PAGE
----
Population growth in Greenville criticized by minority

Population growth in Greenville is a mixed bag for some folks who are feeling overwhelmed by the increase in business, population and traffic. Those who are not reliant on the local economy to fund their lives are asking whether growth is really what Greenville needs, for instance. But the voices are few.

Cost of living is always a hot topic when discussing population growth in Greenville, and there are a few ways to demonstrate how Greenville sizes up to other cities. For instance, the Quarterly Cost of Living Index will score using anything below 100 to indicate that the county or city is cheaper than the average of all others in the United States while a higher score means the area is more expensive than average.
Greenville growth statistics
Despite the high quality of living, there are fears that some of Greenville’s less affluent folks, established families and businesses will not survive the growth, especially in the City. Local journalist Eric Conner wrote Paradox Accompanies Trail’s Success, a well-rounded article asking about how new parks and bike paths, such as the Swamp Rabbit Trail, are impacting some:

“What does the trail mean to the natives of Greenville’s urban communities who have not benefited from the economic prosperity? To those who for decades have struggled to rise above a legacy of racial and economic discrimination?  For some, the sight of the trail — and the rising property values it brings — can serve as a sign that it might be time to prepare to live somewhere else, wherever that might be.” – Eric Connner

The Swamp Rabbit Trail would seem to be a win-win for everyone, except perhaps the car dealerships that may suffer at the hands of bike riders who swear off driving. But really, the number of bike-only folks in Greenville is minuscule, and the bigger issue with the booming infrastructure here in Greenville has to do with those who are on tight budgets and not depending on growth to put money in their pockets. On the contrary, when taxes, groceries and day-to-day expenses increase for the elderly, unemployed, students or others in similar situations, the frustration is real. A recent criticism on Reddit gives a perspective:

I would say the one negative to owners is rising property taxes. If you’re pushed out because the city jacks up your property taxes, that’s not right. It’s basically indirect eminent domain. – bcmoney82 via Reddit.com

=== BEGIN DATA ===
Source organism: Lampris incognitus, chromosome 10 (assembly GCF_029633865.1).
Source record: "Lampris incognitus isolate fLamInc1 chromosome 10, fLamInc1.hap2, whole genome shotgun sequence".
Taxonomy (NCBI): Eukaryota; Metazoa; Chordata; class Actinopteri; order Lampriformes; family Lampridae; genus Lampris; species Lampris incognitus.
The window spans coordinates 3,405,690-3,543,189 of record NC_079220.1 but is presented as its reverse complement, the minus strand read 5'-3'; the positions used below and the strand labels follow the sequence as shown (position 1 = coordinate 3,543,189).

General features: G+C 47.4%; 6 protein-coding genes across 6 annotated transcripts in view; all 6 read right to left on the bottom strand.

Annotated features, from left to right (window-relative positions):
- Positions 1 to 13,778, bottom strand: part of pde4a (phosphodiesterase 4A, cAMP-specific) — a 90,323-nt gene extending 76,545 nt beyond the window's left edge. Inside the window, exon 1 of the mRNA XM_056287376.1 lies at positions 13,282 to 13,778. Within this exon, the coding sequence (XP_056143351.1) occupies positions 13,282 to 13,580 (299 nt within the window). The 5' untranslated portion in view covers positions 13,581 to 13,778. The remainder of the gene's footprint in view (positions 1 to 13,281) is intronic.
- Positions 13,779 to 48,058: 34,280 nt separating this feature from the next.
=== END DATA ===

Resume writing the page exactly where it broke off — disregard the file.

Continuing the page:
Population growth in Greenville - Top of The World

Population growth in Greenville – Top of The World

With an estimated population hovering near half a million, population growth in Greenville County has been growing at nearly 2% each year for the past 15 years. But perhaps more interesting to those following the growth of the area, Greenville County ranks second, only behind Beaufort County, in per capita income. That’s a lot of rich folks. Other interesting statistics to note, according to the Greenville Area Development Corporation, are as follows:

  • 25% of Greenville County is under 20 years old
  • 14% of Greenville County is older than 65
  • 18.5% of Greenville County is Black
  • 8.7% of Greenville County is Hispanic

Finally, there’s a lot to be said for liking a city despite its economic challenges. It’s hard to believe that New Yorkers actually enjoy their packed apartments and terrible commutes, for example. Greenville growth statistics don’t attempt to put into perspective how attractive a city is to live because of the quality of people, resources and businesses that make the place more interesting, educational and productive to live fruitful lives. The fact of the matter is that everyone who lives here loves Greenville.

Because population growth in Greenville is criticized by a minority voices, the issue is rarely covered in newspapers and other forums. But it’s worth remembering the consequences of boom times. Maybe nothing needs to be done now, but one might change his or her mind if he or she were to join the list of those who aren’t benefiting from the population growth in Greenville.

Comments are closed.